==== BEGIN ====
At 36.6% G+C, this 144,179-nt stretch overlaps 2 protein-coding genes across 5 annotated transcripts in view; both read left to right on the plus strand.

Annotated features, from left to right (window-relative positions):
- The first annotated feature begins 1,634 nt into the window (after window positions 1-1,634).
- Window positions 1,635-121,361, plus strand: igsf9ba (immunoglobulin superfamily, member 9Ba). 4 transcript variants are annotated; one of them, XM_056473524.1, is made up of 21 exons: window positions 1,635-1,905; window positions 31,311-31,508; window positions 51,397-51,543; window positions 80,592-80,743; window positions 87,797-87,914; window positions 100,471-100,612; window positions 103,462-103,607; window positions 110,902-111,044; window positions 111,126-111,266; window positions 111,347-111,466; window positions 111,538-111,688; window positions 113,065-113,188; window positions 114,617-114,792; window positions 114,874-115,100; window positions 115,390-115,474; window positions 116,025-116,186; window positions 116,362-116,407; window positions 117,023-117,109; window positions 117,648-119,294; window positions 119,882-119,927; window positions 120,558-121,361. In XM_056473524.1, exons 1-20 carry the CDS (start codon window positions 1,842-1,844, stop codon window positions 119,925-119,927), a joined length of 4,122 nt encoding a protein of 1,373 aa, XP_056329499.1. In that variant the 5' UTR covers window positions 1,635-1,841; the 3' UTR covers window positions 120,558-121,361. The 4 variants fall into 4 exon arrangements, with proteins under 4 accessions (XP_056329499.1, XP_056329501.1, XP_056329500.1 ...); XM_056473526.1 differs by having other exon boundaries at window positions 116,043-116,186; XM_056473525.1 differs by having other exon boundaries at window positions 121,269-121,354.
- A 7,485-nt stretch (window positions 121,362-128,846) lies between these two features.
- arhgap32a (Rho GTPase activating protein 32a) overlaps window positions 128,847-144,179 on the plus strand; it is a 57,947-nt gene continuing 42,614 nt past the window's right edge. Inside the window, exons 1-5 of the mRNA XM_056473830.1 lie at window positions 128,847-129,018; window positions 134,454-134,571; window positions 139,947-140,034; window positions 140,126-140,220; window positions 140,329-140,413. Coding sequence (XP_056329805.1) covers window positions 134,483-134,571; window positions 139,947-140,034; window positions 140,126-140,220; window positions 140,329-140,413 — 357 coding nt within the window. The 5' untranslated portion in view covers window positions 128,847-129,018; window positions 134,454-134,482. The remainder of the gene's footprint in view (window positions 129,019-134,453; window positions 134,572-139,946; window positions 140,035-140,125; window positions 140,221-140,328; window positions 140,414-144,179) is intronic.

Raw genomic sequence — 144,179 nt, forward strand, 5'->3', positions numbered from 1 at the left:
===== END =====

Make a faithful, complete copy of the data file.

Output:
At 36.6% G+C, this 144,179-nt stretch overlaps 2 protein-coding genes across 5 annotated transcripts in view; both read left to right on the plus strand.

Annotated features, from left to right (window-relative positions):
- The first annotated feature begins 1,634 nt into the window (after window positions 1-1,634).
- Window positions 1,635-121,361, plus strand: igsf9ba (immunoglobulin superfamily, member 9Ba). 4 transcript variants are annotated; one of them, XM_056473524.1, is made up of 21 exons: window positions 1,635-1,905; window positions 31,311-31,508; window positions 51,397-51,543; window positions 80,592-80,743; window positions 87,797-87,914; window positions 100,471-100,612; window positions 103,462-103,607; window positions 110,902-111,044; window positions 111,126-111,266; window positions 111,347-111,466; window positions 111,538-111,688; window positions 113,065-113,188; window positions 114,617-114,792; window positions 114,874-115,100; window positions 115,390-115,474; window positions 116,025-116,186; window positions 116,362-116,407; window positions 117,023-117,109; window positions 117,648-119,294; window positions 119,882-119,927; window positions 120,558-121,361. In XM_056473524.1, exons 1-20 carry the CDS (start codon window positions 1,842-1,844, stop codon window positions 119,925-119,927), a joined length of 4,122 nt encoding a protein of 1,373 aa, XP_056329499.1. In that variant the 5' UTR covers window positions 1,635-1,841; the 3' UTR covers window positions 120,558-121,361. The 4 variants fall into 4 exon arrangements, with proteins under 4 accessions (XP_056329499.1, XP_056329501.1, XP_056329500.1 ...); XM_056473526.1 differs by having other exon boundaries at window positions 116,043-116,186; XM_056473525.1 differs by having other exon boundaries at window positions 121,269-121,354.
- A 7,485-nt stretch (window positions 121,362-128,846) lies between these two features.
- arhgap32a (Rho GTPase activating protein 32a) overlaps window positions 128,847-144,179 on the plus strand; it is a 57,947-nt gene continuing 42,614 nt past the window's right edge. Inside the window, exons 1-5 of the mRNA XM_056473830.1 lie at window positions 128,847-129,018; window positions 134,454-134,571; window positions 139,947-140,034; window positions 140,126-140,220; window positions 140,329-140,413. Coding sequence (XP_056329805.1) covers window positions 134,483-134,571; window positions 139,947-140,034; window positions 140,126-140,220; window positions 140,329-140,413 — 357 coding nt within the window. The 5' untranslated portion in view covers window positions 128,847-129,018; window positions 134,454-134,482. The remainder of the gene's footprint in view (window positions 129,019-134,453; window positions 134,572-139,946; window positions 140,035-140,125; window positions 140,221-140,328; window positions 140,414-144,179) is intronic.

Raw genomic sequence — 144,179 nt, forward strand, 5'->3', positions numbered from 1 at the left: